ACRL

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How to publish in ACRL: Non-serial publications

Are you working on a survey, directory, pamphlet, bibliography, or any other project with publication potential? Then you need to be aware of the publication procedures for non-serial publications developed by the ACRL Publications Committee.

Your publication proposal will go through the following steps on the way to becoming an ACRL or ALA publication.

Step One. Fill out a “Preliminary Publication Information Form,” available from ACRL Headquarters, early in the planning stages of your project. This form asks for basic information about the scope and content of the proposed publication and the individual(s) responsible for developing it. Send the completed form to Mary Ellen Davis, ACRL’s publications officer, at ACRL Headquarters.

Step Two. The ACRL publications officer reviews the proposal and offers ALA Publishing Services the first chance of accepting the project as an ALA publication. This “right of first refusal” is specified in the operating agreement between ALA and its divisions.

Step Three. ACRL’s Publications Subcommittee on Non-Serial Proposals and the ACRL publications officer review the content and viability of the proposal and make a recommendation as to its feasibility. (In some cases, an outside reader with expertise in the subject area will be asked to review the publication for editorial content. This review will next be considered by the Subcommittee and the program officer.) The Subcommittee will review and act upon publication proposals throughout the year, as well as at ALA annual conferences and midwinter meetings.

Step Four. After reviewing the recommendations of the Subcommittee (and any outside reviewers) the ACRL publications officer then accepts, rejects, refers back to ALA Publishing Services, or asks for further development of each proposal from the author or sponsoring body.

Step Five. If your proposal is accepted, submit your completed manuscript to ACRL Headquarters for further review by the Subcommittee and the ACRL publications officer.

For further information, contact Mary Ellen Davis, ACRL Publications Officer, ACRL/ALA, 50 East Huron St., Chicago, IL 60611-2795; (312) 944-6780, x287. ■■

Planning grants for public programs on the Columbian Quincentenary

The 500th anniversary of Christopher Columbus’s first voyage to the New World will be observed internationally in 1992. In honor of this occasion the National Endowment for the

Humanities is holding a special competition for planning grants in Public Humanities Projects. Projects should focus on the scholarly issues raised by the Columbian Quincentenary. Colleges and 102 / CbRL News universities, museums, historical societies, archives, libraries, community organizations, and other non-profit institutions are encouraged to apply.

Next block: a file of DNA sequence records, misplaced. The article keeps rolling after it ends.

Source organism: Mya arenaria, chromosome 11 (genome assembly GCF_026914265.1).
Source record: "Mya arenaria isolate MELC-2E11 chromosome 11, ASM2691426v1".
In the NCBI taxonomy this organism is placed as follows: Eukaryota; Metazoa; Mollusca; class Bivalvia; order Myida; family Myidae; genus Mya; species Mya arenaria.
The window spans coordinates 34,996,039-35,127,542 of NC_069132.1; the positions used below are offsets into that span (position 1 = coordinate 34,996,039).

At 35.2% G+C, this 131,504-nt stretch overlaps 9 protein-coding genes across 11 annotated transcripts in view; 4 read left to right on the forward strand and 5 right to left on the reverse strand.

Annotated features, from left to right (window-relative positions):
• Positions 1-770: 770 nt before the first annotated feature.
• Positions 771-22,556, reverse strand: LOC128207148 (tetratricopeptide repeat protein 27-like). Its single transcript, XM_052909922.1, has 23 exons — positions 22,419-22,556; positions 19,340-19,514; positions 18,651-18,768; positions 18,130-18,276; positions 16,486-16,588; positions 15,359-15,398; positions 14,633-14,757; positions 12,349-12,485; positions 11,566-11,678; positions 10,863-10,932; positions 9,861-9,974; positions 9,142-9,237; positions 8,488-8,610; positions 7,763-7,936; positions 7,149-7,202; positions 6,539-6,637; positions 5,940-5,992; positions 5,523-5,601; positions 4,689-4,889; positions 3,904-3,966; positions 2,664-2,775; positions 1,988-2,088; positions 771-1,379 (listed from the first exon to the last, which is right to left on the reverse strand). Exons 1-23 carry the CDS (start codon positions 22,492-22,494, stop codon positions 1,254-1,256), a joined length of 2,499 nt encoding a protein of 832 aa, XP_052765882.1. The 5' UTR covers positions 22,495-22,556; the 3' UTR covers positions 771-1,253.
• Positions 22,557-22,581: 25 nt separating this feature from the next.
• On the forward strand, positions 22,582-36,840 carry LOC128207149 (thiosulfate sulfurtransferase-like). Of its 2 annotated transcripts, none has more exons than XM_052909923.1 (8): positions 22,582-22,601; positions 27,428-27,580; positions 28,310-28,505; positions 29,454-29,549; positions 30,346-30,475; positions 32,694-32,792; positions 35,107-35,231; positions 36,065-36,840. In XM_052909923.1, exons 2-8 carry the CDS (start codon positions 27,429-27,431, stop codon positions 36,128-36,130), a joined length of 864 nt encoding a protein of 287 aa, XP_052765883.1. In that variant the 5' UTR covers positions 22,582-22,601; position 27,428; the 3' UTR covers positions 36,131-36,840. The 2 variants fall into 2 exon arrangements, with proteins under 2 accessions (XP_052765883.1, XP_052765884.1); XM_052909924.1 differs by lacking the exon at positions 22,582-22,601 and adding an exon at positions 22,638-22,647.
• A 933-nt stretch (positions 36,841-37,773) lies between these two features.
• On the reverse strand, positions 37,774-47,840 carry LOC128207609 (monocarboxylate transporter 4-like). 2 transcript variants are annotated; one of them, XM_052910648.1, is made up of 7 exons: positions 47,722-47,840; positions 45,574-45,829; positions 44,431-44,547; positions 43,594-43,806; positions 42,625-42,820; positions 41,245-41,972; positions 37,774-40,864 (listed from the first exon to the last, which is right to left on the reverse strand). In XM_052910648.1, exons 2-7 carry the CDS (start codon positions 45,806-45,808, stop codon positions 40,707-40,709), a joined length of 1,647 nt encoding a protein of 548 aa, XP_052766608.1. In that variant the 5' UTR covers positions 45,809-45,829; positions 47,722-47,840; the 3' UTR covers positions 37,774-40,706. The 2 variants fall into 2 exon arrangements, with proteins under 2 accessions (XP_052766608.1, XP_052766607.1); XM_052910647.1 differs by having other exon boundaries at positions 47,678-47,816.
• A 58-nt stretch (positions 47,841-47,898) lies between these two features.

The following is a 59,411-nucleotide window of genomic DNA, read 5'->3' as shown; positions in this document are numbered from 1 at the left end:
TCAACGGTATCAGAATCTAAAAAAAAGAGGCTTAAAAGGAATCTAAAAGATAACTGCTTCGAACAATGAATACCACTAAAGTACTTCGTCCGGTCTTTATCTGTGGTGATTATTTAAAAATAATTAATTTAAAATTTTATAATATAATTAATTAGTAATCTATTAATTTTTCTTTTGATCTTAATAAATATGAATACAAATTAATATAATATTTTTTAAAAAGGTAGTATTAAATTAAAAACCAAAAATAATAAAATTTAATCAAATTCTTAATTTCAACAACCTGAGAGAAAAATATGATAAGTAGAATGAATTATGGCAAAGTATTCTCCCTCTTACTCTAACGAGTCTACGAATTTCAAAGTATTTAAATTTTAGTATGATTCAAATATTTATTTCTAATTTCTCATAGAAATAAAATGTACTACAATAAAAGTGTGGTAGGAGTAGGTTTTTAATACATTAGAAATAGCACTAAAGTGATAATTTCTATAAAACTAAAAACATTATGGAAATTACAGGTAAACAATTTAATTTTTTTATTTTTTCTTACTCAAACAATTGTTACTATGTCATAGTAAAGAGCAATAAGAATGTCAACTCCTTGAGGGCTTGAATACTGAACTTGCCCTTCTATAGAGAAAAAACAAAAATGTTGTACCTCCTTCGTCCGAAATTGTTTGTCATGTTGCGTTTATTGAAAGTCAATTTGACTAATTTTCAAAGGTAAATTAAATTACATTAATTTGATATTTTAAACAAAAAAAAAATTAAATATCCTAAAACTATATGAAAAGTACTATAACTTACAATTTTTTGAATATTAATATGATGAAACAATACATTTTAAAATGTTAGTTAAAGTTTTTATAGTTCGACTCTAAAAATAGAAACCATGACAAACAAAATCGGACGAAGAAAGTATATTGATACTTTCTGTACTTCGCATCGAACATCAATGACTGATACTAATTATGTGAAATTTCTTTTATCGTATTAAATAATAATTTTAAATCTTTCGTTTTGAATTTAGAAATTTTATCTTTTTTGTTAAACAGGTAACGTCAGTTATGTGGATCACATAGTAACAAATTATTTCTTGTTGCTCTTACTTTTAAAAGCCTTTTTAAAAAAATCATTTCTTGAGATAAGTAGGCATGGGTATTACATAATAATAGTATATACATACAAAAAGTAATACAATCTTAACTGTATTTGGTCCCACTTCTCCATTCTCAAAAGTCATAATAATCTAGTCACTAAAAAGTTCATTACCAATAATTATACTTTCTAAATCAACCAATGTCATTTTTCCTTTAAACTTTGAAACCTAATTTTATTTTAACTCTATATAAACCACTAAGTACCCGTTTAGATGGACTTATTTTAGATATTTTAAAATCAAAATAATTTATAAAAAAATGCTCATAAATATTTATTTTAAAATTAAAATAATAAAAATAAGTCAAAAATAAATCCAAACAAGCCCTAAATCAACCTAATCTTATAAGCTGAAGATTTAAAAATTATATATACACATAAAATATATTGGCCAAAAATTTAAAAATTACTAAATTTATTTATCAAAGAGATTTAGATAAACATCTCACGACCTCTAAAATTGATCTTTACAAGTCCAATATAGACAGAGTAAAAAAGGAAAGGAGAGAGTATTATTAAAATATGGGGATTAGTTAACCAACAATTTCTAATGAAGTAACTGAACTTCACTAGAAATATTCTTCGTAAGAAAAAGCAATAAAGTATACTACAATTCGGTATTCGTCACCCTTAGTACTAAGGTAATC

The NEH Public Humanities Projects offers support for symposia, film series with colloquia, debates, reading and discussion groups, and panel exhibits that bring the humanities to the general public. For this special competition the program is especially interested in collaborative projects or projects that combine various formats for programs addressing out-of-school audiences.

Awards in this competition will assist applicants in planning non-curricular humanities programs for adults or young people. These activities should provide the general public with programs exploring such broad topics as:

•the impact of the voyages of discovery on such fields as cartography and geography and the transformation of scientific knowledge;

•the tradition of Utopian thought in Western literature and the efforts to realize such ideas in the New World;

•the development of Latin American literature and art or the impact of the New World on European culture;

•the growth of New World societies and institutions and the diplomatic and cultural relations among the United States, Canada, and the nations of Latin America.

Non-profit organizations with resources in the humanities and the ability to reach general audiences are eligible to apply. Priority will be given to those applicants who outline an effective strategy for reaching national, regional, or metropolitan audiences.

Planning grants of up to $20,000 will be offered for projects ranging from six months to one year. The deadline for receipt of applications is March 18, 1988. Contact: Public Humanities Projects, Columbian Quincentenary Planning Grants, Division of General Programs, Room 426, National Endowment for the Humanities, 1100 Pennsylvania Ave., N.W., Washington, DC 20506; (202) 786- 0271.

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